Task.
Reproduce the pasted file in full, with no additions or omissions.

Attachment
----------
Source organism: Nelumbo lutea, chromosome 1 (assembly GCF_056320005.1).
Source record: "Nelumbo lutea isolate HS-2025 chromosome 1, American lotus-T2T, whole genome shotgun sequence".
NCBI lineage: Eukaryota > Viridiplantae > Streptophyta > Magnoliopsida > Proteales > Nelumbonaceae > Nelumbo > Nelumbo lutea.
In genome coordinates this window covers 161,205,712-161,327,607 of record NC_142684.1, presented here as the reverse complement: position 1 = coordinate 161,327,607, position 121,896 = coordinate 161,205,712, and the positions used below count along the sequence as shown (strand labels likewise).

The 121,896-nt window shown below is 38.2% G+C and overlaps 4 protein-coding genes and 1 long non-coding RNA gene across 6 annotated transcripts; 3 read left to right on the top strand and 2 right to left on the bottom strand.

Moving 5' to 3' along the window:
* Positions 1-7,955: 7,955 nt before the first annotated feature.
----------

Source organism: Nelumbo lutea, chromosome 1 (assembly GCF_056320005.1).
Source record: "Nelumbo lutea isolate HS-2025 chromosome 1, American lotus-T2T, whole genome shotgun sequence".
NCBI lineage: Eukaryota > Viridiplantae > Streptophyta > Magnoliopsida > Proteales > Nelumbonaceae > Nelumbo > Nelumbo lutea.
In genome coordinates this window covers 161,205,712-161,327,607 of record NC_142684.1, presented here as the reverse complement: position 1 = coordinate 161,327,607, position 121,896 = coordinate 161,205,712, and the positions used below count along the sequence as shown (strand labels likewise).

The 121,896-nt window shown below is 38.2% G+C and overlaps 4 protein-coding genes and 1 long non-coding RNA gene across 6 annotated transcripts; 3 read left to right on the top strand and 2 right to left on the bottom strand.

Moving 5' to 3' along the window:
* Positions 1-7,955: 7,955 nt before the first annotated feature.